Teaching is at the heart of the skills plan

In order to deliver the skilled workers our economy needs, education and industry need to forge closer links, says Paul Kessell-Holland

The rapid pace of change in technical education shows no signs of slowing. There has been an endless succession of commissions, reports, recommendations and plans, with the over-arching theme being ‘we need more engineers/scientists/technicians but where will these people come from?’

New technical workers are a fairly straightforward economic need, but there are a range of challenges inherent in fulfilling it. We clearly require a greater number of skilled staff in a range of industrial and technical disciplines, but this means we need to get more young people interested in following a career in these fields, and to retrain people established in other areas of employment. And this means we need to provide them with a robust, relevant and comprehensive technical education.

Education providers are, in the main, reporting that recruitment to science engineering and technology courses is growing – the lure of well-paid jobs with a career path as well as a resurgence of interest in industry and manufacturing is persuading more young people to train. Unfortunately this is only exacerbating a separate problem – where do the teachers come from?

Professionalising teaching is an important aim

Traditionally many of the teaching staff at colleges have come from industry, and this is one of the great powers of the technical and vocational training sector: it means relevant and up-to-date knowledge in the classroom, and a real understanding of the world of work. However, this steady stream of career changers is not enough to meet demand any longer, and we need to begin to grow wider and deeper recruitment plans if we are to meet demand. The Education and Training Foundation is working with a range of organisations on a number of pilot programmes to see how best to establish a larger pool of technical teaching talent and source new staff.

Crucially, these programmes need to do more than simply supporting the recruitment of individuals. For example, professional engineers are experts in their field; they understand only too well the need to remain up to date in their chosen discipline. Education is no different, and without a strong understanding of educational practice many new entrants to the profession struggle to get across their depth of knowledge in their subject.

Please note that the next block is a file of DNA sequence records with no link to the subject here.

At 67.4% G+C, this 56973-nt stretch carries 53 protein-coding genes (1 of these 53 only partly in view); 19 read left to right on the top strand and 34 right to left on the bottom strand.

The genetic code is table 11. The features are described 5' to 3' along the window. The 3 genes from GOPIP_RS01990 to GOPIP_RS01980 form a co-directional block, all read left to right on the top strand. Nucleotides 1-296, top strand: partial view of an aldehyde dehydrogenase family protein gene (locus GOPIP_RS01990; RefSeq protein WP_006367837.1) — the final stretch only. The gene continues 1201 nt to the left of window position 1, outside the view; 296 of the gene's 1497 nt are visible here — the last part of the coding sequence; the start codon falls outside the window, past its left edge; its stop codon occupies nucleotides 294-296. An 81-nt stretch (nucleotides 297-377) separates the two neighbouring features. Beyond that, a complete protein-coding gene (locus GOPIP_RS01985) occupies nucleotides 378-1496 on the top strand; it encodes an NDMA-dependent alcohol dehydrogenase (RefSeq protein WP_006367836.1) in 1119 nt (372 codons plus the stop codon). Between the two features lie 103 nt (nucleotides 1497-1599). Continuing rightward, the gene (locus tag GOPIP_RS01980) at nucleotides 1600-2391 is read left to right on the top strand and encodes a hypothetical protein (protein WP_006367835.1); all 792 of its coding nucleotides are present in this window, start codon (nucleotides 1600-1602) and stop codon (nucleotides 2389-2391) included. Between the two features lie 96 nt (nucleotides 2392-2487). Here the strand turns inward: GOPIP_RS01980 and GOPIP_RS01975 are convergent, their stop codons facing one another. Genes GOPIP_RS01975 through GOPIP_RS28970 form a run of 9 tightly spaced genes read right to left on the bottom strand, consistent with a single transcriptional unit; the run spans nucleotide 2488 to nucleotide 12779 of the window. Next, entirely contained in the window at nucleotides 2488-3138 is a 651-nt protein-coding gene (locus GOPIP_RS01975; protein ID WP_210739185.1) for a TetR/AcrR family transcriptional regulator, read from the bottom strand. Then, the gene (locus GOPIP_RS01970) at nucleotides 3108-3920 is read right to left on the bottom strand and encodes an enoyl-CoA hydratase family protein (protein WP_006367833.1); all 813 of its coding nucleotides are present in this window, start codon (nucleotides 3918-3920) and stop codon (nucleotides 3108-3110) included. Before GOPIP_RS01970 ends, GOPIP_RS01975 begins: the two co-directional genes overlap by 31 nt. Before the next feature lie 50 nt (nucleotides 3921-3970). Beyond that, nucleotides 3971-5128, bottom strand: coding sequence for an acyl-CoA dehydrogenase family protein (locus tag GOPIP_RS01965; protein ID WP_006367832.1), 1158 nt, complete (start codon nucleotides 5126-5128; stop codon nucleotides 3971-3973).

Others may have substantial academic and theoretical knowledge but lack the key industrial experience that makes their teaching come alive and feel relevant for learners. This is why in all our teacher recruitment programmes we combine initial teacher training to an appropriate level with a wider experience of industrial updating or work shadowing, to ensure everything in the classroom reflects the world of work wherever possible. By building and maintaining local partnerships with industry the ETF is working to ensure every young person studying technical disciplines does so with teachers who know their subject, and know how to teach it in equal measure.

Professionalising teaching is an important aim. The professional standards for teachers and trainers underpin all our work, providing a common language for education professionals to discuss what they do in the classroom. The Society for Education and Training is a constantly growing professional body which supports this agenda on a whole career basis. Qualified Teacher Learning and Skills provide a real pinnacle achievement for technical teaching staff wanting to demonstrate real professional skill.

Behind all this activity lies a simple equation: the more professional the teaching workforce, the better the teaching. The better the teaching, the better the outcomes for learners. The more success our learners experience, the more will remain in education and the higher their achievements. The economy needs these young people, and the economy needs their teachers to be ready and well equipped for the challenges to come.


Paul Kessell-Holland is head of partnerships at the Education and Training Foundation

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  1. Herbert Wright

    The same old clichés warmed over again and the same tired nebulous solutions proposed: ‘robust, relevant and comprehensive technical education’ remains as far away as ever in the UK. The underlying fault, as everyone who has looked at this with an honest eye knows, is what happens in schools from Year 8 on (or even earlier). All the post 16 provision in the world won’t undo the damage done then. Perhaps we need fewer ‘heads of partnership’ and rather more people willing to look at what our competitors in Germany, Denmark and the Netherlands do. Lauener retires having wasted, in his various ‘leadership’ incarnations over the last 20 years, billions of pounds of public money and our technical and skills education in something approaching chaos (as daily stories here testify) and certainly no nearer being fit for purpose.